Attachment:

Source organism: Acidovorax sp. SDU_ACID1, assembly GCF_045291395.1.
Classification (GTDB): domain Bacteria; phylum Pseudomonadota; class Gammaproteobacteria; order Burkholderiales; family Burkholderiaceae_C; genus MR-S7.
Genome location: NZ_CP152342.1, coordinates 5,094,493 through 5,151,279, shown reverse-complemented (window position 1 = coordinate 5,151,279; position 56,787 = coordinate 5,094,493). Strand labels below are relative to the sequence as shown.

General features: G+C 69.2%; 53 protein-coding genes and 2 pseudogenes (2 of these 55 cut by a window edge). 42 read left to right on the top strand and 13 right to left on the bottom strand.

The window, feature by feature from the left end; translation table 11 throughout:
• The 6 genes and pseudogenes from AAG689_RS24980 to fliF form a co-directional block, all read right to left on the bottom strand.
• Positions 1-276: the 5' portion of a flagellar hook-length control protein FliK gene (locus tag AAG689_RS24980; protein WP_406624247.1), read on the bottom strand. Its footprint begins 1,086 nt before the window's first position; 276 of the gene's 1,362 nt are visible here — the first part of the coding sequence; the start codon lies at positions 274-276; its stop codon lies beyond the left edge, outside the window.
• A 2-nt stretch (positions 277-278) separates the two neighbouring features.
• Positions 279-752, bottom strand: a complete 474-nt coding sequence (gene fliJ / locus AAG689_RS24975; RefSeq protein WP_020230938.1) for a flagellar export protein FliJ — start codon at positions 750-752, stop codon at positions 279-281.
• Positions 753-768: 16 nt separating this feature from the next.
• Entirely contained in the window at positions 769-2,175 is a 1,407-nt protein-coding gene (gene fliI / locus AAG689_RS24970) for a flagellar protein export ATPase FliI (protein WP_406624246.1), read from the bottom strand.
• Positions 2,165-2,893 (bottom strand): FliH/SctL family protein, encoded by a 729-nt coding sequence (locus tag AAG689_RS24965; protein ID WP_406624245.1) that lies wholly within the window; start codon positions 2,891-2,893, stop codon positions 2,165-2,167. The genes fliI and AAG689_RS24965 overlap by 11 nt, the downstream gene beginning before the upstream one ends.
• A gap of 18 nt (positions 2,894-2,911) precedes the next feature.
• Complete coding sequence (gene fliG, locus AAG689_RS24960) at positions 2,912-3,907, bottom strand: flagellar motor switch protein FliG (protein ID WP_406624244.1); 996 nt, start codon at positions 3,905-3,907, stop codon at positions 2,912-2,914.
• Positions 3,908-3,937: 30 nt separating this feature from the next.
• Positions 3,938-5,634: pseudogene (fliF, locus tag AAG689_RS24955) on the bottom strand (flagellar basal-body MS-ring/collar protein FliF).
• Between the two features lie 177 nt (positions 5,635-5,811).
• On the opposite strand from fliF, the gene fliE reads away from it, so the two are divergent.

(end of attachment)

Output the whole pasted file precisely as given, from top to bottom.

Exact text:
Source organism: Acidovorax sp. SDU_ACID1, assembly GCF_045291395.1.
Classification (GTDB): domain Bacteria; phylum Pseudomonadota; class Gammaproteobacteria; order Burkholderiales; family Burkholderiaceae_C; genus MR-S7.
Genome location: NZ_CP152342.1, coordinates 5,094,493 through 5,151,279, shown reverse-complemented (window position 1 = coordinate 5,151,279; position 56,787 = coordinate 5,094,493). Strand labels below are relative to the sequence as shown.

General features: G+C 69.2%; 53 protein-coding genes and 2 pseudogenes (2 of these 55 cut by a window edge). 42 read left to right on the top strand and 13 right to left on the bottom strand.

The window, feature by feature from the left end; translation table 11 throughout:
• The 6 genes and pseudogenes from AAG689_RS24980 to fliF form a co-directional block, all read right to left on the bottom strand.
• Positions 1-276: the 5' portion of a flagellar hook-length control protein FliK gene (locus tag AAG689_RS24980; protein WP_406624247.1), read on the bottom strand. Its footprint begins 1,086 nt before the window's first position; 276 of the gene's 1,362 nt are visible here — the first part of the coding sequence; the start codon lies at positions 274-276; its stop codon lies beyond the left edge, outside the window.
• A 2-nt stretch (positions 277-278) separates the two neighbouring features.
• Positions 279-752, bottom strand: a complete 474-nt coding sequence (gene fliJ / locus AAG689_RS24975; RefSeq protein WP_020230938.1) for a flagellar export protein FliJ — start codon at positions 750-752, stop codon at positions 279-281.
• Positions 753-768: 16 nt separating this feature from the next.
• Entirely contained in the window at positions 769-2,175 is a 1,407-nt protein-coding gene (gene fliI / locus AAG689_RS24970) for a flagellar protein export ATPase FliI (protein WP_406624246.1), read from the bottom strand.
• Positions 2,165-2,893 (bottom strand): FliH/SctL family protein, encoded by a 729-nt coding sequence (locus tag AAG689_RS24965; protein ID WP_406624245.1) that lies wholly within the window; start codon positions 2,891-2,893, stop codon positions 2,165-2,167. The genes fliI and AAG689_RS24965 overlap by 11 nt, the downstream gene beginning before the upstream one ends.
• A gap of 18 nt (positions 2,894-2,911) precedes the next feature.
• Complete coding sequence (gene fliG, locus AAG689_RS24960) at positions 2,912-3,907, bottom strand: flagellar motor switch protein FliG (protein ID WP_406624244.1); 996 nt, start codon at positions 3,905-3,907, stop codon at positions 2,912-2,914.
• Positions 3,908-3,937: 30 nt separating this feature from the next.
• Positions 3,938-5,634: pseudogene (fliF, locus tag AAG689_RS24955) on the bottom strand (flagellar basal-body MS-ring/collar protein FliF).
• Between the two features lie 177 nt (positions 5,635-5,811).
• On the opposite strand from fliF, the gene fliE reads away from it, so the two are divergent.